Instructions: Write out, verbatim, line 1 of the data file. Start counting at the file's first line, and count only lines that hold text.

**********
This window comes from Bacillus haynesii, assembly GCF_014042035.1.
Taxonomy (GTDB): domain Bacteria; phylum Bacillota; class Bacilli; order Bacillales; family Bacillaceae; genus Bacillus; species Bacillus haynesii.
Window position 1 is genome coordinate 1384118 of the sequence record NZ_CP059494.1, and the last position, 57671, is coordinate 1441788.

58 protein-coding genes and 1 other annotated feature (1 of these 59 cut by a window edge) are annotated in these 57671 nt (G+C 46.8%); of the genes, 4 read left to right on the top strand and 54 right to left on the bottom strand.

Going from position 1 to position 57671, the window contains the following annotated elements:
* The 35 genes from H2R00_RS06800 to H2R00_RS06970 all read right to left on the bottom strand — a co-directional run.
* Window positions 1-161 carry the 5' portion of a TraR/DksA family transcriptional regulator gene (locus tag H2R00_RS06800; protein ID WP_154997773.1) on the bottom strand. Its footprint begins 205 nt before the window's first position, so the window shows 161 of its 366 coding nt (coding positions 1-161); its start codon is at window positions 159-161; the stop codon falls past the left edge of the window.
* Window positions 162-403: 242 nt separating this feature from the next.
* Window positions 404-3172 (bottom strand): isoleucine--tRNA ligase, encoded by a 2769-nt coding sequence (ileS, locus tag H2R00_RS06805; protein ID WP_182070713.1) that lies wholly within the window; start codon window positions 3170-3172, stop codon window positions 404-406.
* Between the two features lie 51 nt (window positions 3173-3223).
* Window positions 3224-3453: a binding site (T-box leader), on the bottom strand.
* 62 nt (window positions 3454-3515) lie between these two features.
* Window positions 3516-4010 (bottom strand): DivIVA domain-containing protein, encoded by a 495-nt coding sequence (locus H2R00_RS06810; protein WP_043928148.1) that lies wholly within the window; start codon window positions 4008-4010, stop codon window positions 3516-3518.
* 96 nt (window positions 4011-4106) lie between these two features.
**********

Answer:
This window comes from Bacillus haynesii, assembly GCF_014042035.1.